from The American Heritage® Dictionary of the English Language, 4th Edition
- Over; above; beyond: hypercharge.
- Excessive; excessively: hypercritical.
- Existing in more than three dimensions: hyperspace.
- Linked or arranged nonsequentially: hypertext.
from Wiktionary, Creative Commons Attribution/Share-Alike License
- over, above or beyond
- existing in more than three spatial dimensions
- linked non-sequentially
from the GNU version of the Collaborative International Dictionary of English
- A prefix signifying over, above; ; also, above measure, abnormally great, excessive.
- A prefix equivalent to super- or per-; as hyperoxide, or peroxide. [Obs.] See Per-.
from The Century Dictionary and Cyclopedia
- To move about actively; bustle.
- A prefix of Greek origin, meaning ‘over,’ and usually implying transcendence or excess.
- In mod. math., chiefly denoting extension, generalization, or complication, as in hypers pace, hyper geometrical.
- n. A hypercritic.
Through tortuous, hyper-"activist" reasoning, the Court held for the first time that corporations have a First Amendment right to spend unlimited money on behalf of individual candidates and causes.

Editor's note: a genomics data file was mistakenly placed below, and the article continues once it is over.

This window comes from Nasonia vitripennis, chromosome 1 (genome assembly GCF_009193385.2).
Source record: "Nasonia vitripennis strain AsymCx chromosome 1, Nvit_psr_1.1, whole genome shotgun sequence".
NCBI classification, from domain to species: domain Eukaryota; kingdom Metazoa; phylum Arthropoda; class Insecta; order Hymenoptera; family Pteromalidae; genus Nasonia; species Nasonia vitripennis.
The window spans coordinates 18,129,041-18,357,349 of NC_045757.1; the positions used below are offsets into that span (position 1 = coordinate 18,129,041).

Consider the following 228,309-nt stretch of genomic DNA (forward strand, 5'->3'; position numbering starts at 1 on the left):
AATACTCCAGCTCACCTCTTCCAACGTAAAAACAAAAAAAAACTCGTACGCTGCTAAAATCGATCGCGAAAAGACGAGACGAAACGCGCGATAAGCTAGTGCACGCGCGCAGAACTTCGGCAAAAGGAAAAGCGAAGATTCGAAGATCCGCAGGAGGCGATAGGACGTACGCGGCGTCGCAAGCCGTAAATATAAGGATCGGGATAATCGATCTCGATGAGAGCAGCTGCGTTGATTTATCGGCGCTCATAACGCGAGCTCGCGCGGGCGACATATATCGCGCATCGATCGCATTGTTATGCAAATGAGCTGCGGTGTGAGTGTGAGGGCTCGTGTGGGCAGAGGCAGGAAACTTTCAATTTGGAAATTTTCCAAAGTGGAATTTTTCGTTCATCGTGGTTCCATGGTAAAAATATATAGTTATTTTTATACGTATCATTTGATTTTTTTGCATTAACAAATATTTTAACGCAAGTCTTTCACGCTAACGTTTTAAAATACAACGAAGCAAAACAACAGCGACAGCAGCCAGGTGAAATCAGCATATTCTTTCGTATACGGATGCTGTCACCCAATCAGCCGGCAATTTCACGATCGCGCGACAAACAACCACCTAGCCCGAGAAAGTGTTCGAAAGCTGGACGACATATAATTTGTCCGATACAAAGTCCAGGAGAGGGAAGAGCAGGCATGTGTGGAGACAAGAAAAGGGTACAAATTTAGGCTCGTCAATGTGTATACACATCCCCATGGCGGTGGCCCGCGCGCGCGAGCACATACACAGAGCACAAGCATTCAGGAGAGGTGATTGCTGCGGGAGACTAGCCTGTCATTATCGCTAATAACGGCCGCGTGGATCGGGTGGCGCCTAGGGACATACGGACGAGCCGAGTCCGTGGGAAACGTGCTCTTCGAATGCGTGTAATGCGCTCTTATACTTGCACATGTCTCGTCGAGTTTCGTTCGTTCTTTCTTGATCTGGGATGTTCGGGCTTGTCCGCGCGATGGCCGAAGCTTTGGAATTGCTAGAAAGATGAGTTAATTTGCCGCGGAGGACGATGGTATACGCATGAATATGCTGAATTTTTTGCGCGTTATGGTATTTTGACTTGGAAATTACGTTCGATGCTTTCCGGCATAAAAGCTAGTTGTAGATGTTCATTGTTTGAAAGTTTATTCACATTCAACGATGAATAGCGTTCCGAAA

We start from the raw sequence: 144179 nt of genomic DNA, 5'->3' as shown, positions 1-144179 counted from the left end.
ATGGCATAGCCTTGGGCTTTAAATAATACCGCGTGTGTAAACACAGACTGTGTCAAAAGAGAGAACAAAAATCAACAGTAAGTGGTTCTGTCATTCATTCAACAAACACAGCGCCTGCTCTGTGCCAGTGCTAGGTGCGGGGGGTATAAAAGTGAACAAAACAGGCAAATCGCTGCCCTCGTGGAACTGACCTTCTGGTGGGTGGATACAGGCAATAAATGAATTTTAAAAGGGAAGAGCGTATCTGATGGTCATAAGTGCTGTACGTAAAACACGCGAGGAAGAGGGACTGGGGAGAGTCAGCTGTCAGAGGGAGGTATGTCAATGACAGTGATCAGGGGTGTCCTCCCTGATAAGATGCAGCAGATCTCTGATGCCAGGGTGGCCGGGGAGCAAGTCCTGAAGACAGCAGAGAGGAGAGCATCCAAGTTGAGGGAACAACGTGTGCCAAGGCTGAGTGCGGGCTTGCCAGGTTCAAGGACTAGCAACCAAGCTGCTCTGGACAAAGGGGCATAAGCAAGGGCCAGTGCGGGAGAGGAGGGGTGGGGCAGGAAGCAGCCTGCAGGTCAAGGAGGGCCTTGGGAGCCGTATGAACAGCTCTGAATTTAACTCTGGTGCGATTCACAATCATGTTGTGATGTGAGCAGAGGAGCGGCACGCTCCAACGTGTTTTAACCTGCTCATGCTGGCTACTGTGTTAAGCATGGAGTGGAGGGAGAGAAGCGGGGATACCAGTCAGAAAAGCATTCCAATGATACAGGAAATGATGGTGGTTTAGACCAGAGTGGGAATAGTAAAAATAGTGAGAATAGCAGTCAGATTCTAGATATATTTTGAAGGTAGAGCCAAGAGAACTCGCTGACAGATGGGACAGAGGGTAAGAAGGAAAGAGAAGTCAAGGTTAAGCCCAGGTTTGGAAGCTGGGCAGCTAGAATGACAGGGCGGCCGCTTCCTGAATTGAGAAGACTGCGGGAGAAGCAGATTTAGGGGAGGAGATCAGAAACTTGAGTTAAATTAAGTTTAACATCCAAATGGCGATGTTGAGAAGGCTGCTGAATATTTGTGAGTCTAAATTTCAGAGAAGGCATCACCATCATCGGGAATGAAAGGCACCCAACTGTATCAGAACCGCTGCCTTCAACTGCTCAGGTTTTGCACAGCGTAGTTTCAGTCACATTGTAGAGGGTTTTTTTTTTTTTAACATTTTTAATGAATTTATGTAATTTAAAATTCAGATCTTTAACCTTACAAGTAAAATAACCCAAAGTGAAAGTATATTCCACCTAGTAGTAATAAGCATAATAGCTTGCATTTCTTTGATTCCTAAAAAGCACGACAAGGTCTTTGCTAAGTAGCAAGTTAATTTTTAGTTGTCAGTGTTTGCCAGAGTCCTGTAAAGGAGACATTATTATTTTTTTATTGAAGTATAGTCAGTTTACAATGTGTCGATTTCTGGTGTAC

The risks may also involve scarring such as hyper- or hypopigmentation or infection.
The spokesperson said the Dollar is worthless and hyper- inflation is right around the corner.
Nicknamed "hyper- president" for his do-it-all approach, Sarkozy's popularity jumped the most in about 2 ½ years this month -- a six-point gain from a near-record low in October.
Iran may not intend ultimately to close the strait, but its threats to do so can still instigate tremendous economic uncertainty with very real consequences, especially in a hyper- connected world wired with complex speculative instruments.
Natalite Portman plays the hyper- competitive prima ballerina heroine in Darren Aronofsky's hyper-stylish reinvention of the werewolf movie as a female "were-swan" psychodrama.
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